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Career summary

Education and training.
Learning to be a carpenter can start in high school. Classes in English, algebra, geometry, physics, mechanical drawing, blueprint reading, and general shop will prepare students for the further training they will need.
After high school, there are a number of different ways to obtain the necessary training. Some people get a job as a carpenter's helper, assisting more experienced workers. At the same time, the helper might attend a trade or vocational school, or community college to receive further trade-related training and eventually become a carpenter.
Some employers offer employees formal apprenticeships. These programs combine on-the-job training with related classroom instruction. Apprentices usually must be at least 18 years old and meet local requirements. Apprenticeship programs usually last 3 to 4 years, but new rules may allow apprentices to complete programs sooner as competencies are demonstrated.
Employment
Carpenters are employed throughout the country in almost every community and make up the second largest building trades occupation. They held about 1.3 million jobs in 2008.
About 32 percent worked in the construction of buildings industry, and about 22 percent worked for specialty trade contractors. Most of the rest of wage and salary carpenters worked for manufacturing firms, government agencies, retail establishments, and a wide variety of other industries. About 32 percent of all carpenters were self-employed. Some carpenters change employers each time they finish a construction job. Others alternate between working for a contractor and working as contractors themselves on small jobs, depending on where the work is available.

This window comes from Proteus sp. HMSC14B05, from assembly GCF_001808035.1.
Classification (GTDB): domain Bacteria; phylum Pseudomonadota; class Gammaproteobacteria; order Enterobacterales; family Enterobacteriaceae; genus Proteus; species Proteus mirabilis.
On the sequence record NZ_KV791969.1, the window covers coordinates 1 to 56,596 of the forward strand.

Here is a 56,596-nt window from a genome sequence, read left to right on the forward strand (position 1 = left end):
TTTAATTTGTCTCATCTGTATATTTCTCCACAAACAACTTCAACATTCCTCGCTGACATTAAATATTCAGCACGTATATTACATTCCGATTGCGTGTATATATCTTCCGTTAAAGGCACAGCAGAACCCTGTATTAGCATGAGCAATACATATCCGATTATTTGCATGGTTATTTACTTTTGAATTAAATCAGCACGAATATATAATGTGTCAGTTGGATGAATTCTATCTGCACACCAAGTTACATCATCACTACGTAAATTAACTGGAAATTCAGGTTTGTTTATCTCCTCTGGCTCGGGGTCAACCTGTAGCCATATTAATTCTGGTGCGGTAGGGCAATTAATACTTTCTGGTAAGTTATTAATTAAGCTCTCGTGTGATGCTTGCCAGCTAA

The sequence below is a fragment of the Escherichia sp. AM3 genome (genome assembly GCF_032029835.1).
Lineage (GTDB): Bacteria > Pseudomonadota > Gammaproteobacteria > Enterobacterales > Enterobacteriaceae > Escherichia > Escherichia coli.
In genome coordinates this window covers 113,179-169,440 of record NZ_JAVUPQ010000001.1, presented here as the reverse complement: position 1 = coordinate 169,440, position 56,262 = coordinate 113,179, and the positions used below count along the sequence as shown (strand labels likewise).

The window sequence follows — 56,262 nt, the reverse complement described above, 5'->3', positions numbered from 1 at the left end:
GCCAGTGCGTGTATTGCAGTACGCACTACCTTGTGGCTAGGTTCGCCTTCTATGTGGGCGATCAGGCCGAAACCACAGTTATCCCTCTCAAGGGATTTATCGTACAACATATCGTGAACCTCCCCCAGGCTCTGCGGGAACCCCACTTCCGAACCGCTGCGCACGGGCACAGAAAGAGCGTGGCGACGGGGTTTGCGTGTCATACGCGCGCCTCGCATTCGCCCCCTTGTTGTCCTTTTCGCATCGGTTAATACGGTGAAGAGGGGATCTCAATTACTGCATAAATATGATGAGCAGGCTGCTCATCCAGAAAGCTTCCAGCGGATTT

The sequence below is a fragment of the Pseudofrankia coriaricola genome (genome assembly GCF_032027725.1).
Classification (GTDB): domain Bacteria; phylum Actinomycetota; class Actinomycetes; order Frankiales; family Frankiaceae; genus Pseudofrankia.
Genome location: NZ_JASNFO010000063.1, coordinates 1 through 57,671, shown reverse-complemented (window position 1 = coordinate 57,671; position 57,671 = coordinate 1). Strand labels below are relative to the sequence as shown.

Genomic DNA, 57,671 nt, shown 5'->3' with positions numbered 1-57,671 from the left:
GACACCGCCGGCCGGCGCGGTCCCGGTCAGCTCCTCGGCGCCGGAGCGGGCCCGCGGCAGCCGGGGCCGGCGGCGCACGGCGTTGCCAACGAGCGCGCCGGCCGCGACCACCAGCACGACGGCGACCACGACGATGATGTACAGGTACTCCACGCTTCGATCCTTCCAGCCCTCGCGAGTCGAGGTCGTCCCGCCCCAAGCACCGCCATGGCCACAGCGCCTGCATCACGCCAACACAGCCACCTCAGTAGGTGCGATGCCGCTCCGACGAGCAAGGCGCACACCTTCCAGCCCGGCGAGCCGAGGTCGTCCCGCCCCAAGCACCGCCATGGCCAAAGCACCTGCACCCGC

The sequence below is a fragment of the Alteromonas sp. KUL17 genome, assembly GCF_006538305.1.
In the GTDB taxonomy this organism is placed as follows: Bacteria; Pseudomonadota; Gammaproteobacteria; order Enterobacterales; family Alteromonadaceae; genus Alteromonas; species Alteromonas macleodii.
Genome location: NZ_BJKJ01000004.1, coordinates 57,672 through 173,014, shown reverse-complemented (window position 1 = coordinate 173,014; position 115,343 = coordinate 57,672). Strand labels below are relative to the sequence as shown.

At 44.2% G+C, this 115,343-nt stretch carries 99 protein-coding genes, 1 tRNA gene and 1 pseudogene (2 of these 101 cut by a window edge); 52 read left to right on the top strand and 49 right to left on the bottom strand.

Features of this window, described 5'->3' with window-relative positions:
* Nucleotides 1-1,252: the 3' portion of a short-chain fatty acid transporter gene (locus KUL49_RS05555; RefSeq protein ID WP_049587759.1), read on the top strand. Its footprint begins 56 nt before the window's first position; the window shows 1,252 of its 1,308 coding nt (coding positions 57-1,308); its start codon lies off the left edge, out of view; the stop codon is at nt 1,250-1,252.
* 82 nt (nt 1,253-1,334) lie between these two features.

Earnings

Carpenters get paid between $80 000 and $100 000 per year

In May 2008, median hourly wages of wage and salary carpenters were $18.72. The middle 50 percent earned between $14.42 and $25.37. The lowest 10 percent earned less than $11.66, and the highest 10 percent earned more than $33.34. Median hourly wages in the industries employing the largest numbers of carpenters were as follows:

Nonresidential building construction

$21.08

Building finishing contractors

19.37

Residential building construction

18.24

Foundation, structure, and building exterior contractors

17.67

Employment services

15.81

Earnings can be reduced on occasion, because carpenters lose worktime in bad weather and during recessions when jobs are unavailable. Earnings may be increased by overtime during busy periods.
Some carpenters are members of the United Brotherhood of Carpenters and Joiners of America. About 19 percent of all carpenters were members of unions or covered by union contracts, higher than the average for all occupations.

Content From Bls.gov

© Corey Frerichs 2011